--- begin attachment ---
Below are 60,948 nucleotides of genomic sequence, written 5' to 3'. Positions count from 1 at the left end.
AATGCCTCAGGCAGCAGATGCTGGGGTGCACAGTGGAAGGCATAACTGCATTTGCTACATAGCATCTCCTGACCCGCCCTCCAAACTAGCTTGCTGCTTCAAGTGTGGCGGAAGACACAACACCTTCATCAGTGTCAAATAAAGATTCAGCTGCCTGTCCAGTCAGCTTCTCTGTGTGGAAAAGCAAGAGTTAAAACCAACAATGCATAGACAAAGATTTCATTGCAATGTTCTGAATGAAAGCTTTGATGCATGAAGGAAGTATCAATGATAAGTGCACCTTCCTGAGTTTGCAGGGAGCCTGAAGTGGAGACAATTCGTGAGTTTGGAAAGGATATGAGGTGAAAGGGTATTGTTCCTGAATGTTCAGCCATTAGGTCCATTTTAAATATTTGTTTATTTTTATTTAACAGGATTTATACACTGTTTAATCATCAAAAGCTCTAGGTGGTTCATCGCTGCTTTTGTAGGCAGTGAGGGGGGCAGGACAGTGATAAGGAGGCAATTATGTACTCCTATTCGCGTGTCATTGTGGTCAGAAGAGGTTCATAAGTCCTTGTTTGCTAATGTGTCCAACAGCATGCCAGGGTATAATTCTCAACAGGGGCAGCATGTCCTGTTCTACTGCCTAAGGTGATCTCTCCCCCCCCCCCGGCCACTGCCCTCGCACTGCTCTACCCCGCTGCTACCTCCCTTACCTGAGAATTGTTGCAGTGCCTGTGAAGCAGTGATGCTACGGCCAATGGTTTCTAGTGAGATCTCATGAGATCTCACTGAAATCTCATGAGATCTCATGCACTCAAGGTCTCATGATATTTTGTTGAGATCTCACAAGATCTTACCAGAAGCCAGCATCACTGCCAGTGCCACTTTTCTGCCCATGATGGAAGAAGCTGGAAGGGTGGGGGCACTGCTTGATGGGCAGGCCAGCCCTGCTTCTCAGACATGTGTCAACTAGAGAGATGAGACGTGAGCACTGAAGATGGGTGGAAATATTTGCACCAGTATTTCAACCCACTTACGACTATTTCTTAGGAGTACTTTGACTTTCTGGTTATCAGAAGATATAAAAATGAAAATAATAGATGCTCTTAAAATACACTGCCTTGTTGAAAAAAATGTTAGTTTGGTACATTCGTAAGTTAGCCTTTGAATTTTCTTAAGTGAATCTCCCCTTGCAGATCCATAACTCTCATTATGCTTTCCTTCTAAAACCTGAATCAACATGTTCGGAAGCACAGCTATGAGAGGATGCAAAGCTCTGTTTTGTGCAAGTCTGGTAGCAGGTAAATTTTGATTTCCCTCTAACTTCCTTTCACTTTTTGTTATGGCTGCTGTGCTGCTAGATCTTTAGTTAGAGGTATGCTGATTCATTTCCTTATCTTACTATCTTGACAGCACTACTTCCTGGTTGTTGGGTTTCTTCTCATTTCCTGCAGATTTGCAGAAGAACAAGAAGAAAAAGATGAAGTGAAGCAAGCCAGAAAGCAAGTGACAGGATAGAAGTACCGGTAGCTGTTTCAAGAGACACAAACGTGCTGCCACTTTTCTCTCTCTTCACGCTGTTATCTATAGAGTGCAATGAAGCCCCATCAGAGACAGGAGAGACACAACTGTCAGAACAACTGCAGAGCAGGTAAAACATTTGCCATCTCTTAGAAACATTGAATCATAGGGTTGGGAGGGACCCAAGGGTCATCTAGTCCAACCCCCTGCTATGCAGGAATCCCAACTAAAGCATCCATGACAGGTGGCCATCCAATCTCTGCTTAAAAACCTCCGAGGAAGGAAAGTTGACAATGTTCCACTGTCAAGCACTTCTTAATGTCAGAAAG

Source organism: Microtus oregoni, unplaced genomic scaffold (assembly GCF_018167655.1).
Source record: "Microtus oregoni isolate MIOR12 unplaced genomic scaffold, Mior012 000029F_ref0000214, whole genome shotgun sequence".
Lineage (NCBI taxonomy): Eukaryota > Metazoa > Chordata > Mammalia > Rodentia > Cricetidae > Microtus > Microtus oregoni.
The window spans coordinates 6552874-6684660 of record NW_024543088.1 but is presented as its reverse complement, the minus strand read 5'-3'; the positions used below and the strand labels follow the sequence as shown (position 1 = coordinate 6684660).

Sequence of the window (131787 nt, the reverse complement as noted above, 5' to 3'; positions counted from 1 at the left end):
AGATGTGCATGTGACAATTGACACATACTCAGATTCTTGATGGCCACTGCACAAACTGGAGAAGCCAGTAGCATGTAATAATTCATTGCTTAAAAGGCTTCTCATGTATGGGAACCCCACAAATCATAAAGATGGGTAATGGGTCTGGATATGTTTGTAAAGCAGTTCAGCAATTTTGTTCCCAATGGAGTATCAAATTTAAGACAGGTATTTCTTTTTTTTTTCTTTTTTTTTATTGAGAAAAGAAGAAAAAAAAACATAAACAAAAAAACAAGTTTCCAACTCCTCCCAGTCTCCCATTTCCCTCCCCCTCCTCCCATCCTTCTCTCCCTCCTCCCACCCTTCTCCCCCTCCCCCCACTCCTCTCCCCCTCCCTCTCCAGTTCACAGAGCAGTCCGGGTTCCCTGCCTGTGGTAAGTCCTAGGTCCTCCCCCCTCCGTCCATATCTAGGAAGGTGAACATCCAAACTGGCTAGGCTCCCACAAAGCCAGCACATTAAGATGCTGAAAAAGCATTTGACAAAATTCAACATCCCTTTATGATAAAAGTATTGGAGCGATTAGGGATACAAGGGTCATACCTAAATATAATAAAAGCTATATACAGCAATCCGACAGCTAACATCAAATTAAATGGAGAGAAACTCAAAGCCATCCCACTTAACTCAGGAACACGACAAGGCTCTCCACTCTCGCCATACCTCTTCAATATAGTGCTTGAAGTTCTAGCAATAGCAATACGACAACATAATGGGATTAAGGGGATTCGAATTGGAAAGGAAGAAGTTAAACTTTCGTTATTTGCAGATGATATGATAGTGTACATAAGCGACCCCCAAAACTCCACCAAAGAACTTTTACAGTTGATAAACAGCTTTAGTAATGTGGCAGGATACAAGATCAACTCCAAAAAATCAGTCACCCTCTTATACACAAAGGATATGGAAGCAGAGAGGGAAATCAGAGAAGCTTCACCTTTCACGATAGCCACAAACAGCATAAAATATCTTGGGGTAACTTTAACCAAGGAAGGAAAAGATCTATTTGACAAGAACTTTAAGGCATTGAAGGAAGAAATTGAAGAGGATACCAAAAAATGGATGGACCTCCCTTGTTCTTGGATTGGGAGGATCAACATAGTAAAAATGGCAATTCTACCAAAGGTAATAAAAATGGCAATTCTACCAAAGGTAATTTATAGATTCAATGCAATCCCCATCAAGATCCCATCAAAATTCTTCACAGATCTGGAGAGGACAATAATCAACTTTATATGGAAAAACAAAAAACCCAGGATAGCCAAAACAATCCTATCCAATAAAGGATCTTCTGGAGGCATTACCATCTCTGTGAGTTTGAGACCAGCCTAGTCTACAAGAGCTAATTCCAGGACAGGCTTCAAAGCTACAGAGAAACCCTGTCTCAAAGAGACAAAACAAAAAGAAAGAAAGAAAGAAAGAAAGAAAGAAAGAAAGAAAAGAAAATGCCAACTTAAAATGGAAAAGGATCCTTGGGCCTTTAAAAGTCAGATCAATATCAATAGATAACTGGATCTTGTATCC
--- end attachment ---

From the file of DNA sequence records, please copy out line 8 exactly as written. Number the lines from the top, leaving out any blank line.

AGATGTGCATGTGACAATTGACACATACTCAGATTCTTGATGGCCACTGCACAAACTGGAGAAGCCAGTAGCATGTAATAATTCATTGCTTAAAAGGCTTCTCATGTATGGGAACCCCACAAATCATAAAGATGGGTAATGGGTCTGGATATGTTTGTAAAGCAGTTCAGCAATTTTGTTCCCAATGGAGTATCAAATTTAAGACAGGTATTTCTTTTTTTTTTCTTTTTTTTTATTGAGAAAAGAAGAAAAAAAAACATAAACAAAAAAACAAGTTTCCAACTCCTCCCAGTCTCCCATTTCCCTCCCCCTCCTCCCATCCTTCTCTCCCTCCTCCCACCCTTCTCCCCCTCCCCCCACTCCTCTCCCCCTCCCTCTCCAGTTCACAGAGCAGTCCGGGTTCCCTGCCTGTGGTAAGTCCTAGGTCCTCCCCCCTCCGTCCATATCTAGGAAGGTGAACATCCAAACTGGCTAGGCTCCCACAAAGCCAGCACATTAAGATGCTGAAAAAGCATTTGACAAAATTCAACATCCCTTTATGATAAAAGTATTGGAGCGATTAGGGATACAAGGGTCATACCTAAATATAATAAAAGCTATATACAGCAATCCGACAGCTAACATCAAATTAAATGGAGAGAAACTCAAAGCCATCCCACTTAACTCAGGAACACGACAAGGCTCTCCACTCTCGCCATACCTCTTCAATATAGTGCTTGAAGTTCTAGCAATAGCAATACGACAACATAATGGGATTAAGGGGATTCGAATTGGAAAGGAAGAAGTTAAACTTTCGTTATTTGCAGATGATATGATAGTGTACATAAGCGACCCCCAAAACTCCACCAAAGAACTTTTACAGTTGATAAACAGCTTTAGTAATGTGGCAGGATACAAGATCAACTCCAAAAAATCAGTCACCCTCTTATACACAAAGGATATGGAAGCAGAGAGGGAAATCAGAGAAGCTTCACCTTTCACGATAGCCACAAACAGCATAAAATATCTTGGGGTAACTTTAACCAAGGAAGGAAAAGATCTATTTGACAAGAACTTTAAGGCATTGAAGGAAGAAATTGAAGAGGATACCAAAAAATGGATGGACCTCCCTTGTTCTTGGATTGGGAGGATCAACATAGTAAAAATGGCAATTCTACCAAAGGTAATAAAAATGGCAATTCTACCAAAGGTAATTTATAGATTCAATGCAATCCCCATCAAGATCCCATCAAAATTCTTCACAGATCTGGAGAGGACAATAATCAACTTTATATGGAAAAACAAAAAACCCAGGATAGCCAAAACAATCCTATCCAATAAAGGATCTTCTGGAGGCATTACCATCTCTGTGAGTTTGAGACCAGCCTAGTCTACAAGAGCTAATTCCAGGACAGGCTTCAAAGCTACAGAGAAACCCTGTCTCAAAGAGACAAAACAAAAAGAAAGAAAGAAAGAAAGAAAGAAAGAAAGAAAGAAAAGAAAATGCCAACTTAAAATGGAAAAGGATCCTTGGGCCTTTAAAAGTCAGATCAATATCAATAGATAACTGGATCTTGTATCC